Squeezing more life out of Apple hardware

Planned obsolescence is theft. That’s the perfect distillation of my feelings on the topic. If I spend my hard earned money on a product I don’t think the manufacturer gets to tell me when I have to stop using it. And yet, there are countless cases of this:

Don’t get me wrong, I’m not some crazy person who thinks Apple should still be selling parts for the Apple II+ my uncle has in his attic. There does need to be a line drawn somewhere; just don’t ask me where.

Ask yourself this: If you just spent $5,999.00 USD for a MacPro (that’s the base model, with no upgrades), would you feel a bit ripped off in seven years when Apple won’t even sell you replacement parts?

Bare bones Mac Pro, 2022-08-28

What if you were really crazy and bought a full decked-out Mac Pro for a whopping $54,384 USD? Yeah, well, Apple is still going to cut off your support in seven years.

Maxed out Mac Pro, 2022-08-28

The thing is, everything Apple sells with a Pro moniker comes with a premium price, and it doesn’t seem too outlandish to expect them to support these products for a reasonable amount of time. What makes for a reasonable amount of time? I’d say that if a bunch of hobbyists on the internet can support a product, then one of the world’s most valuable companies can probably manage it as well.

For instance, I have a Mid-2010 Mac Pro (MacPro5,1). The last supported OS for this model was Mojave, but some of the nifty features like Handoff were expected to be broken since Yosemite due to the Bluetooth module used in this model. Apple would have you believe that the Bluetooth incompatibility was un-fixable, and that no OS past Mojave will work on this model. And yet… via a series of upgrades over the years, I’ve got this twelve year old machine running Monterey just fine, and even Handoff works. So much for impossible.

I owe a lot of my machine’s lifetime to the folks at macvidcards.com, who have been providing custom flashed video cards, and other bits, for years. While you technically don’t need a Mac EFI driver flashed video card to run most versions of MacOS, you do need it if you encrypt your boot drive with FileVault or you won’t get the screen to unlock the drive’s encryption. For a security wonk such as myself, full disk encryption is absolutely necessary. So far, I’ve installed the following upgrades:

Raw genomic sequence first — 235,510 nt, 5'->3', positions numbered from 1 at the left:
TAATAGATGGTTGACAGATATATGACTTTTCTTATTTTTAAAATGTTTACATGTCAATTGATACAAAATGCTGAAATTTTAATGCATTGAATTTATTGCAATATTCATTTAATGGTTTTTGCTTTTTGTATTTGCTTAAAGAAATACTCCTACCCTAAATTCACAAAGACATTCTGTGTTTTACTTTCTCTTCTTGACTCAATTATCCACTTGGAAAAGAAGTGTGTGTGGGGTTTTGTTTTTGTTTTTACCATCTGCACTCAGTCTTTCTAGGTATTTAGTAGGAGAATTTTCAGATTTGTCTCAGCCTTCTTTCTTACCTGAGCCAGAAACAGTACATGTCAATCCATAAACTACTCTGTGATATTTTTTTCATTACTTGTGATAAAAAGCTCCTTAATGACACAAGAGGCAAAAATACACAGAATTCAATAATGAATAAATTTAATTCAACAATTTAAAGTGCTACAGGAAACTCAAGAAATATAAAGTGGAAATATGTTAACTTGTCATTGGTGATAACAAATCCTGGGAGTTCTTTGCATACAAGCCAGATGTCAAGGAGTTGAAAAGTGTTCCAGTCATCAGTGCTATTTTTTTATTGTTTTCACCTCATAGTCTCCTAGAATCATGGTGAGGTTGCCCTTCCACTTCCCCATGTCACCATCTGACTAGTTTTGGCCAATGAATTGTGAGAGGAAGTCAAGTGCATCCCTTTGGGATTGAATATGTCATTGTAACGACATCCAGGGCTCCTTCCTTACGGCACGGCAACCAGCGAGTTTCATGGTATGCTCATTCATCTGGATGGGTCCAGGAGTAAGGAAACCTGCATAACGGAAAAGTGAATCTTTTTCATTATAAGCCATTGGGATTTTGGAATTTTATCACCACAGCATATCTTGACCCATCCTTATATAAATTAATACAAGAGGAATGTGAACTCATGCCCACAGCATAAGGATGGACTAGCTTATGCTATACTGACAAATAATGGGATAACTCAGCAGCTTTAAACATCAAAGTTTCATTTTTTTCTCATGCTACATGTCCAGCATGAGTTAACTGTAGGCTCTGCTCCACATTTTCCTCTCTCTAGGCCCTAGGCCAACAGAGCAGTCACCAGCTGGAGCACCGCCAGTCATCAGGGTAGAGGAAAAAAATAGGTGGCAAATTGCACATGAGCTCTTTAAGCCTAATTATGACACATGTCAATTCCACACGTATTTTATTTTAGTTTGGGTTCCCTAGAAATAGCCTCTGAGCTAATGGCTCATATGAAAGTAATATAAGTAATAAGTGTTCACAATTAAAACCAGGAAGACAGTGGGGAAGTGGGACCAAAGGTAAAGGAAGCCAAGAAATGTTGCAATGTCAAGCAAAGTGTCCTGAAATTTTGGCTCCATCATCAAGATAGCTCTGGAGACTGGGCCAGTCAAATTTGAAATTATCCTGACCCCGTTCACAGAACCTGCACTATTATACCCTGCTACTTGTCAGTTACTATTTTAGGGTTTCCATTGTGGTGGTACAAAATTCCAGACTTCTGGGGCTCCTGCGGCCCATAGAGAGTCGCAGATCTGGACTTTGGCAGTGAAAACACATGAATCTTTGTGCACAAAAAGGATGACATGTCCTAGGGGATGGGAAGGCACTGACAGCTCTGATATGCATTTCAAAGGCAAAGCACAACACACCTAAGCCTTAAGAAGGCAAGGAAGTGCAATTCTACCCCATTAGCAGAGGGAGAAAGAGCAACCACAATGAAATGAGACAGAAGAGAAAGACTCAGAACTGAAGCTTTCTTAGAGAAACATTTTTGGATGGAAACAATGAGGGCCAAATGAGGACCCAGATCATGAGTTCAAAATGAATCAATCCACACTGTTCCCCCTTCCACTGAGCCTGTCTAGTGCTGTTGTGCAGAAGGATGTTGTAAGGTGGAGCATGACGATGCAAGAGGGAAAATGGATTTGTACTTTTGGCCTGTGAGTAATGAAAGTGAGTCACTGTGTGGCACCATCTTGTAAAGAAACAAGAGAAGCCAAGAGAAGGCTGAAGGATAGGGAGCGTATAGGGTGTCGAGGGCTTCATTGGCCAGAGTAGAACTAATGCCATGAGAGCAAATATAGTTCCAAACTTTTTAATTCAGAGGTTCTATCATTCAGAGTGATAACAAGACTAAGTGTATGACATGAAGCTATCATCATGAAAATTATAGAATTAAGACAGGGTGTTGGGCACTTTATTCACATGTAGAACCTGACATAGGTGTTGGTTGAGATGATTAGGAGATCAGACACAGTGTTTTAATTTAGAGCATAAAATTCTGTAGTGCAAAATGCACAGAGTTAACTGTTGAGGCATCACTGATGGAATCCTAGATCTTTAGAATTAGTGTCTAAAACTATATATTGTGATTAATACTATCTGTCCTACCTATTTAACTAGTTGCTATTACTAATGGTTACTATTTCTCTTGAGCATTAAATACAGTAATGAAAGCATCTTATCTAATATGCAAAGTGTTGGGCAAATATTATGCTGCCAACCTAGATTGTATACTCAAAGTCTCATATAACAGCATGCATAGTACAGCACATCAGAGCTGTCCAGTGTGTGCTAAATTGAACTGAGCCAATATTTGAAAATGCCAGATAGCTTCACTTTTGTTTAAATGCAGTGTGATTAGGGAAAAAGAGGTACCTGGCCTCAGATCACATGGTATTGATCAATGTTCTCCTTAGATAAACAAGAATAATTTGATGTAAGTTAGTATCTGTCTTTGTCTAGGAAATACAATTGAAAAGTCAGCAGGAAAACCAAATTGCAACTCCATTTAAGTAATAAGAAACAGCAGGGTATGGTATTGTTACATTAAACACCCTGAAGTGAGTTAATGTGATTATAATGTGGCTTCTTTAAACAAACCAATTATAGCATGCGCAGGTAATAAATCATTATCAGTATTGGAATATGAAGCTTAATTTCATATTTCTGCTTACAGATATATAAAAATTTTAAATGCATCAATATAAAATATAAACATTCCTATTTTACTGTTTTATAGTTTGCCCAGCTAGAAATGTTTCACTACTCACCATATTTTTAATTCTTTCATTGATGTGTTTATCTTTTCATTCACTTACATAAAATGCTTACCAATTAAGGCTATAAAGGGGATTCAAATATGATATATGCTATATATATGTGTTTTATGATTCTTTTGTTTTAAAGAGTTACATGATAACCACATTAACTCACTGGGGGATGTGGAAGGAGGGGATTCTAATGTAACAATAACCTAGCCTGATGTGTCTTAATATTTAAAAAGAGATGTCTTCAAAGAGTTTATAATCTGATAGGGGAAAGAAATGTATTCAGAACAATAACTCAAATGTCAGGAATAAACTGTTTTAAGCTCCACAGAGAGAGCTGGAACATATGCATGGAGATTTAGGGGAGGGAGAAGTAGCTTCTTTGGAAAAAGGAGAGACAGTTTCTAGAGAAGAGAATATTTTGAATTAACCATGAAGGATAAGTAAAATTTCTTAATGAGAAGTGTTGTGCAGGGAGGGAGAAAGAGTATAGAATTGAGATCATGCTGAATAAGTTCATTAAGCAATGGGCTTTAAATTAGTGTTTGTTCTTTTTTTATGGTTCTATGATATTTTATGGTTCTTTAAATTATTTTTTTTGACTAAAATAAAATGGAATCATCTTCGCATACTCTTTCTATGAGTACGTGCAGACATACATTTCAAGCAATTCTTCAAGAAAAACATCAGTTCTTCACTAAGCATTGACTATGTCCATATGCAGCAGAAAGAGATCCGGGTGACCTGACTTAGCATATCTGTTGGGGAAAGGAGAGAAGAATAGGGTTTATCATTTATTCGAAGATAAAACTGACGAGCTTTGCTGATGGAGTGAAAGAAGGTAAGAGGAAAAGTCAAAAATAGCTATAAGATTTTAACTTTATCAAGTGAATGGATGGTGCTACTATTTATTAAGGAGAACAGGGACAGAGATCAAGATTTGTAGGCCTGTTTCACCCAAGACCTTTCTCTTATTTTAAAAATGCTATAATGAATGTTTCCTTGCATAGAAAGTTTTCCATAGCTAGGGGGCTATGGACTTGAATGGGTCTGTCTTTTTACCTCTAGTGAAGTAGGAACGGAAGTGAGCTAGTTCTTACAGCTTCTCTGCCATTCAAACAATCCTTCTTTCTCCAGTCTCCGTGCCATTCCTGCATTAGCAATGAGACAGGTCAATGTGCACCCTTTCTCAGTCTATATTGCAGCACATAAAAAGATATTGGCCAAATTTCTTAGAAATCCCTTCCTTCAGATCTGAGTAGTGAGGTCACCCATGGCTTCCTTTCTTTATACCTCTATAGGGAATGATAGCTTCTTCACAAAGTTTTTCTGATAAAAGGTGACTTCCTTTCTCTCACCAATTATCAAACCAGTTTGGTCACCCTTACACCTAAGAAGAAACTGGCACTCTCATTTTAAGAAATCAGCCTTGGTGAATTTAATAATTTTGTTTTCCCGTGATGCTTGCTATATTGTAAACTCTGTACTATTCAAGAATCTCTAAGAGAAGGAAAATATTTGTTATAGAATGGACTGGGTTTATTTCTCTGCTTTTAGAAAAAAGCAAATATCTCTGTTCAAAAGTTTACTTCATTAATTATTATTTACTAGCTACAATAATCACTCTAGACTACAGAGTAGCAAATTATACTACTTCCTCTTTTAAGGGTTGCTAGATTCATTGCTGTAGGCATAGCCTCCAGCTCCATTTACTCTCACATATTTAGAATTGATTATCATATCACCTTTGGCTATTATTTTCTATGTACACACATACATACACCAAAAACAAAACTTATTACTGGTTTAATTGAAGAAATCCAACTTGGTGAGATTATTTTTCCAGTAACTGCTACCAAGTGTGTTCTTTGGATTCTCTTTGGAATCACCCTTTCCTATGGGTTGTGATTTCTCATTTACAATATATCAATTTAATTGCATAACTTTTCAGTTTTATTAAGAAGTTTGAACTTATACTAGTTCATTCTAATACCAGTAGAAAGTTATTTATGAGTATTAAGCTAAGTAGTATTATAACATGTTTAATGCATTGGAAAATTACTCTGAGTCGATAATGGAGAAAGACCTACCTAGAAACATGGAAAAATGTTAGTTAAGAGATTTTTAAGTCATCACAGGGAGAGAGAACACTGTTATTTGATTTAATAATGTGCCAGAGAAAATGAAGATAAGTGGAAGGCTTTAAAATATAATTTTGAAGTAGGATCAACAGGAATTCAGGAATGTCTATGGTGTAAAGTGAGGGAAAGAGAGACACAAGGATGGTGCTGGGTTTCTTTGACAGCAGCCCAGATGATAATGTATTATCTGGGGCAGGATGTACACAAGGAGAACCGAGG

So, all of that got me up to Mojave. I did have some fun little issues, like MacOS claiming that FileVault was not supported on my Mac Pro and refusing to encrypt my drive after installing Mojave. I solved that by moving my SSD to an external enclosure, booting my laptop on it, and enabling FileFault. Funny, my Mac Pro booted from that FileVault drive just fine, and hasn’t had a problem since.

My adventures have not been without pitfalls, though. The roughest being when I installed Big Sur, because that point I had to give up using VMWare Desktop. The version of VMWare Desktop I ran under Mojave wouldn’t run on Big Sur, and pointed me to a newer version. That newer version would not run on my hardware because my installed CPUs lacked a particular instruction set. This was a bit of a blow, particularly because when I tried Parallels Desktop it would seem to import my VMWare systems, but then they wouldn’t boot. So far, there doesn’t seem to be a way around this. If you’ve got any suggestions, please comment below!

Up until this point, I thought Big Sur was as far as I’d be able to take it. Shoehorning Big Sur on had taken experimenting with a few different EFI bundles, from several forum and blog posts, where the takeaway was that Monterey was too problematic. But then… I saw this slashdot post: Devs Make Progress Getting MacOS Venture Running On Unsupported, Decade-Old Macs

I was aware of OpenCore, but I couldn’t recall if I’d come across the OpenCore Legacy Patcher. Reading through the docs, it looked pretty simple. Could it really be this easy? I deviced to give it a try and dropped a spare SSD into my machine. I’m not going to detail the steps I had to go through, as they are all very well documented here, but I will say that an hour later I had a functional Monterey installation on my Mac Pro complete with hardware graphics acceleration for HVEC and h.264 encoding!

OpenCore Legacy Patcher is proof that my twelve year old Mac Pro is capable of running modern MacOS, and that Apple’s planned obsolescence is not a technology issue.